I was drawn to play with Mark Roe on Sunday; Mark had won the French Open in 1994 when I was here as an amateur watching it, which was a nice draw as Mark is very entertaining. I just made sure that I didn’t mention the fact that England were knocked out of the World Cup the night before as Mark, like all the English players, and caddies was very disappointed. Heading out on Sunday I knew that if I could shoot a good score that I may have a chance as I was only five shots behind but realistically I felt that a good finish was what I was chasing. The first couple of holes didn’t go the way I was hoping; on the 1st I just missed the green left and my ball bounced into the bushes behind the green. I was thinking that I may have to go back and hit another as I was walking up but luckily when I got there I had found a gap and was able to chip and putt for par. On the second I hit it in the bunker and failed to get it up and down, which was not the start that I was looking for but then I made a birdie on the next to get the shot straight back. I then made four birdies over the last five holes of the front nine to be out in nine under par for the tournament. I was playing nicely and still trying hard to make more birdies, but missed a ten footer on the 10th for birdie and then parred the 11th and 12th. On the 13th I hit my tee shot in the rough left, it was sitting ok so I decided to hit a seven iron but I hooked it left and into the water which resulted in a good bogey in the end. When I didn’t birdie the par five 14th I was very annoyed with myself as I knew that it was my last realistic chance for a birdie over the remaining holes. On the 15th tee I asked Ronan what I needed to do to have a chance of winning, he told me that 11 under was leading and that I would need at least two birdies and probably three. With this in mind I decided to be even more aggressive over the last few holes, I fired my last four iron shots straight at the flags. On the 15th and 16th I hit two lovely iron shots right at the flags but wasn’t able to find a birdie. On the 17th I hit driver off the tee to try and get myself further down, which paid off as it left me only a 9 iron in, which I hit to 10 feet and duly holed for a birdie. The 18th is probably the toughest hole on the course and not one that you expect to birdie but I knew that I needed to make a three if I was to have any chance. I hit a three wood off the tee to the right half of the fairway, which left me 178 yard to the pin. It was playing a little into the wind and obviously over water, and therefore was a very good 7 iron (if I was leading I would have been hitting a 6 iron). I knew that I had no margin for error with a 7 but it was the best club to give me a chance of making a birdie. I hit a really nice shot to 15 feet just left of the pin which I ended up holing to finish on 10 under. I was delighted with my round and in particular my finish but when I looked at the leaderboard I saw that John Bickerton had made a couple more birdies and was now 13 under so I thought that I had no chance. However by the time I handed in my card he had dropped two shots on the 15th and was now only one ahead of me. I headed to the range to hit a few shots so as to keep myself limbered up incase there was to be a play off. When I got a text from Caroline telling me that he had hit the 18th in two I knew that it was all over and headed back to watch him finish.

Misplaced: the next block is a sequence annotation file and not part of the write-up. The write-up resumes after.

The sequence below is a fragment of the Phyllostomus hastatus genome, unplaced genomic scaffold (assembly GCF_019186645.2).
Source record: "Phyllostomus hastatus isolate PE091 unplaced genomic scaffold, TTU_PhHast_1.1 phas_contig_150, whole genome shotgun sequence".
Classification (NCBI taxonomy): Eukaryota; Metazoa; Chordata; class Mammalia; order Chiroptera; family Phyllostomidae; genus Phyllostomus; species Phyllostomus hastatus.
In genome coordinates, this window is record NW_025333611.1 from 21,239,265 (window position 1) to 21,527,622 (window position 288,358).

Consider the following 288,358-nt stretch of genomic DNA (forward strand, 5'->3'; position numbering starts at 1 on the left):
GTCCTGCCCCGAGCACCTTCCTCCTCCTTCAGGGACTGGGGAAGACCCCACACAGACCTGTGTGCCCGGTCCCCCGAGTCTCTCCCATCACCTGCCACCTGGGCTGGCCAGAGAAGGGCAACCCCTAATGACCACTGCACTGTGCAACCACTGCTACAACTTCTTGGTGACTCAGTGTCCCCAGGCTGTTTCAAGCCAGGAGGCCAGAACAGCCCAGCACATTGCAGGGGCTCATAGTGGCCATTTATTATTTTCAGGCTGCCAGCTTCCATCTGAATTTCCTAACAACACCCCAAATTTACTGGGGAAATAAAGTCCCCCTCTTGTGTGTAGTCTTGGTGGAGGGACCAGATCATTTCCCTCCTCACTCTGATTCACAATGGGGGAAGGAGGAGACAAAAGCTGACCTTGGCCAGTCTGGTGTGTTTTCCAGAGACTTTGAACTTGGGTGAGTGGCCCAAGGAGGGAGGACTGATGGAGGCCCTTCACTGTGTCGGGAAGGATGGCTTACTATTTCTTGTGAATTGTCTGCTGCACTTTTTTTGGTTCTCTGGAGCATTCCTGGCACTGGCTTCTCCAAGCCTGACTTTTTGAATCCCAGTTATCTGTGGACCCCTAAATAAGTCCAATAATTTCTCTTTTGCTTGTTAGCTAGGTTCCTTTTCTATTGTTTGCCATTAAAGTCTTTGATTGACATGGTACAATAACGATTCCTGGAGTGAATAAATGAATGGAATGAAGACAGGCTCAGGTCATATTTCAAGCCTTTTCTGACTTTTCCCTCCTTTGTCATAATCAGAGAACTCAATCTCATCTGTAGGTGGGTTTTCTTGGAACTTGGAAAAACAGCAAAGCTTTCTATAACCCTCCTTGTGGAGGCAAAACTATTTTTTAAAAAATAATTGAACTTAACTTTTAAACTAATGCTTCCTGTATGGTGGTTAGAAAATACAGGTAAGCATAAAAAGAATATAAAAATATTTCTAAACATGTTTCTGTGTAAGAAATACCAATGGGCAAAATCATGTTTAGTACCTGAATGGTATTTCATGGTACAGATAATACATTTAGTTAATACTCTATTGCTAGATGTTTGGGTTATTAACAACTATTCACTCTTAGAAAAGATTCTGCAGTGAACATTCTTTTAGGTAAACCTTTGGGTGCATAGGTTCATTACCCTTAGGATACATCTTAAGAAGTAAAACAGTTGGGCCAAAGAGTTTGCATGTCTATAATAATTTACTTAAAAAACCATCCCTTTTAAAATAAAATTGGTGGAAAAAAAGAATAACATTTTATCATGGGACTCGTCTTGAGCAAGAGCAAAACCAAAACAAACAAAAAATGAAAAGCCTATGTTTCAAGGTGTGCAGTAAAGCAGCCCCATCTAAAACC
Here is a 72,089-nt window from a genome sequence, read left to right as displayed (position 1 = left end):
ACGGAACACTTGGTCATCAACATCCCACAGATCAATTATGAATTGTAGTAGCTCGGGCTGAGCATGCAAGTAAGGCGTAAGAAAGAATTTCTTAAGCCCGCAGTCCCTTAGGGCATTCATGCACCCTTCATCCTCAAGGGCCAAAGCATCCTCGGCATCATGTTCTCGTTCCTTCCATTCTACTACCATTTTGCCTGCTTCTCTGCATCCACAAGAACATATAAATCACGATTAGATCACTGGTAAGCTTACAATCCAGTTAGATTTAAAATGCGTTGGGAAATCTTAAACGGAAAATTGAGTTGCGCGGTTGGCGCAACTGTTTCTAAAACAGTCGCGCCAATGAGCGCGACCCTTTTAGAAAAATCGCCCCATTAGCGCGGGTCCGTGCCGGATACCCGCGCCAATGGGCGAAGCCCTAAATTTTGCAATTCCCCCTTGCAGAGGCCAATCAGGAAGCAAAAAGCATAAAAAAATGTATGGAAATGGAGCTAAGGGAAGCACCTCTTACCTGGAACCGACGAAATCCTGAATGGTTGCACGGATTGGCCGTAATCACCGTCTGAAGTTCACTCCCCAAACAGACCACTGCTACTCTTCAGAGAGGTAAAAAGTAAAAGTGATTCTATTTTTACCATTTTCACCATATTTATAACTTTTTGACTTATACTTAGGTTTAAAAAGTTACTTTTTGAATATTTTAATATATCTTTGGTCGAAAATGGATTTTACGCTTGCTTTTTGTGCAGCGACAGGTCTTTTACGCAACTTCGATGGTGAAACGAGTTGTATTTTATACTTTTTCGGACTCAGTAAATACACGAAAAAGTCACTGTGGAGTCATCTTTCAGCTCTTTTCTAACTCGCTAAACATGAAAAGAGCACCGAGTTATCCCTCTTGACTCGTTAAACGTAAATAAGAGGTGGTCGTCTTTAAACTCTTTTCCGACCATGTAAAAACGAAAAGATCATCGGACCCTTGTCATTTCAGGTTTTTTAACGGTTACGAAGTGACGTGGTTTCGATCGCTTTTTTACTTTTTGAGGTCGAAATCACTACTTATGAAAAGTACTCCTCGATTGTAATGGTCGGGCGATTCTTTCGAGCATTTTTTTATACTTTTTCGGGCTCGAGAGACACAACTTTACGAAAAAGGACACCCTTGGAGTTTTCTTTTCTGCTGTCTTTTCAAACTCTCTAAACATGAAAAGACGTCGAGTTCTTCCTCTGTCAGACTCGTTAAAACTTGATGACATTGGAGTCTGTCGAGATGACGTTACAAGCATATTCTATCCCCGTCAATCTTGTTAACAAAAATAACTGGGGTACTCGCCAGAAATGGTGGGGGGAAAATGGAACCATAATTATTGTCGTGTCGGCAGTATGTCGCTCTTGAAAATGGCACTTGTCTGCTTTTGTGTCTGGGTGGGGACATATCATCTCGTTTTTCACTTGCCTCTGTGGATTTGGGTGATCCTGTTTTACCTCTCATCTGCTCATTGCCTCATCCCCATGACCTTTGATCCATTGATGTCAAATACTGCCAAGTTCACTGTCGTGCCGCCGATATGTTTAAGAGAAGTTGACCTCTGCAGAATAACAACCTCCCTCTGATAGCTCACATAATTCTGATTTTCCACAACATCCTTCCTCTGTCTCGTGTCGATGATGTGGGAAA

I ended up second on my own just one shot behind John; I was delighted as I had played well on Sunday and fought hard to finish on 10 under. I was close but John deserved to win as he played the last three holes in level par, which is a fantastic effort when you have to. The reason that I entered this event was because of the race for Ryder Cup points, I was last man into the team coming here and I didn’t want to end up looking for a captain’s pick. With this in mind I am delighted with my finish as it virtually assures me of a place on the team. You never want to miss out on a Ryder Cup but certainly when it is in Ireland and I didn’t want to be sitting at home. I can focus on my game for the rest of the season and not get too caught up in the race for the team. In one way I won my tournament this week. It’s now back home to Ireland for the European Open this coming week where I will be trying my heart out to go one better.